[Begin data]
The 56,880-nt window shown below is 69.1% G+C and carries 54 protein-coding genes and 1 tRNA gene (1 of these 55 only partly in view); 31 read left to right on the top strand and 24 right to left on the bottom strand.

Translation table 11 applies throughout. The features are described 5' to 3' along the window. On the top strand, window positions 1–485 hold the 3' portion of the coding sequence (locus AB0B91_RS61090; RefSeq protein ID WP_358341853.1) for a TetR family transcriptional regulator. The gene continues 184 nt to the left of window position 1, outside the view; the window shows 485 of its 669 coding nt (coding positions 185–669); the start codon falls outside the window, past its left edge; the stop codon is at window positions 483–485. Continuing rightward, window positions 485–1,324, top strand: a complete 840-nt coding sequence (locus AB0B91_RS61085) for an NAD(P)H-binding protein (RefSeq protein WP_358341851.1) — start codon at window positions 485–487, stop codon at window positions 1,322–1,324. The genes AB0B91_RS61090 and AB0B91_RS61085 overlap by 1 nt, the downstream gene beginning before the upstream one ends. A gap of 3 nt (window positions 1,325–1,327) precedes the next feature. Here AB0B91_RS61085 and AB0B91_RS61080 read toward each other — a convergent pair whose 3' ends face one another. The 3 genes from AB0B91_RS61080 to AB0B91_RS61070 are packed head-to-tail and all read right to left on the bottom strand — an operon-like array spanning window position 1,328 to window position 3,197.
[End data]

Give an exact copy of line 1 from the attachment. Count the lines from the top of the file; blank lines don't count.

The 56,880-nt window shown below is 69.1% G+C and carries 54 protein-coding genes and 1 tRNA gene (1 of these 55 only partly in view); 31 read left to right on the top strand and 24 right to left on the bottom strand.